Linking Visual Arts, Music, Dance, and Drama
to the classroom

Why would 75 teachers devote an entire week to teaching subjects not tested on the ISAT? Perhaps because they understand that social and emotional growth can best be achieved through the arts. Learning to incorporate the arts into the general elementary classroom is essential, and perhaps more important today than ever. Into this scenario enters ArtsPowered Schools Summer Institute 2005.

Ten teams of 6-10 teachers gathered at the Albertson College of Idaho campus and delved into creative activities, such as making monochromatic table sculpture centerpieces with "found" objects during opening events. They listened to Korean singers and dancers and attended the Idaho Shakespeare Festival for a performance of "She Stoops to Conquer." The key to firsthand artistic experience, in the ArtsPowered mode, lies in the active involvement of the participant, whether teacher or elementary child.

Arts Powered Schools 2005

In 2005, each day began with a keynote address by nationally-recognized arts educator, Deb Brzoska, who jumpstarted teachers' thinking about integrating the arts into the general curriculum and who gave ideas on how to assess such learning. Teachers then moved into art tracks, attending studio sessions on printmaking, ceramics, drama, and dance. In ArtsPowered Schools all the art studio sessions emphasize how to incorporate techniques and processes learned during the week into the classroom. Nothing here is simply frills. The state humanities standards form the framework for all teaching and learning during ArtsPowered Schools. A unique feature of the 2005 Institute centered on eight artist residencies given to the first eight schools to register a team for the week. Throughout the Institute, eight Idaho Commission on the Arts rostered artists met with their respective teams to devise a residency that would fit the curriculum for each school. The type of residency and timing of the visiting artists will vary according to the needs of each school. Each school will report out on the ArtsPowered website following the completion of its residency project.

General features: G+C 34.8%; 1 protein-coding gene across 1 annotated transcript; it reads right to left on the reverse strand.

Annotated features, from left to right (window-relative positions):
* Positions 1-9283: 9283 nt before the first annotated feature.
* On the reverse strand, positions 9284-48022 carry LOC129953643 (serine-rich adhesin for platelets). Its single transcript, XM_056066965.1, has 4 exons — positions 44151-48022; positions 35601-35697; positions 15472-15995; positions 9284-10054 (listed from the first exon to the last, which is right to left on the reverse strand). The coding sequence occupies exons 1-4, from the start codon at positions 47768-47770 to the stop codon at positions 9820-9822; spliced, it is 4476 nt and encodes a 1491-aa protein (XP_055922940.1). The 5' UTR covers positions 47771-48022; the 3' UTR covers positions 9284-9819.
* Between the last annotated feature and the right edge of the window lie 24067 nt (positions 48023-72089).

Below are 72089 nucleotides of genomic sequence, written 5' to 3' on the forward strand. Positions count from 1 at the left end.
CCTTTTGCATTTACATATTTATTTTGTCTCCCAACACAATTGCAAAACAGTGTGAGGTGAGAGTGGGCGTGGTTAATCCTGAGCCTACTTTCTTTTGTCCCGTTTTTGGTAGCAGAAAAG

Teachers who send in their lessons often remark on the usefulness of the Institute and its impact upon how they incorporate the arts into their classrooms. Following are some of these comments from the 2005 attendees:

"I am definitely an advocate for ArtsPowered Schools. I will speak to other teachers at my school . . . to see if we can bring our own team next year. Thanks again for a great class. I left feeling like an 'artist'!" (Trina Ciocca)

"This was a very engaging and useful workshop. I am excited to use these ideas in my classroom. Thanks." (Laura Galey)

"I would like to tell you how much I enjoyed the ArtsPowered Summer Institute. I learned so much and got a much-needed 'shot in the arm' for teaching in general. . . . Your hard work was very evident. I would love to let people know how valuable this program is (in fact, I intend to attend it each year from now on." (Tamela Johns)

"I would just like to say 'thanks' for the great time I had at the ArtsPowered Summer Institute. You were a great host! Most importantly, I learned a great deal about how to incorporate the arts into core lessons and am very anxious to use what I learned. I am really excited to try out the lessons and am already thinking how to use what I learned. . .." (Chris Hiroto)

Most of the teachers who attend ArtsPowered Schools elect to take the workshop for credit. The lessons they create are then saved and posted on the State Department of Education's Humanities website

ICANational Endowment ISDE
Idaho Commission on the Arts National Endowment for te Arts eaprrtment of Education, State of IDaho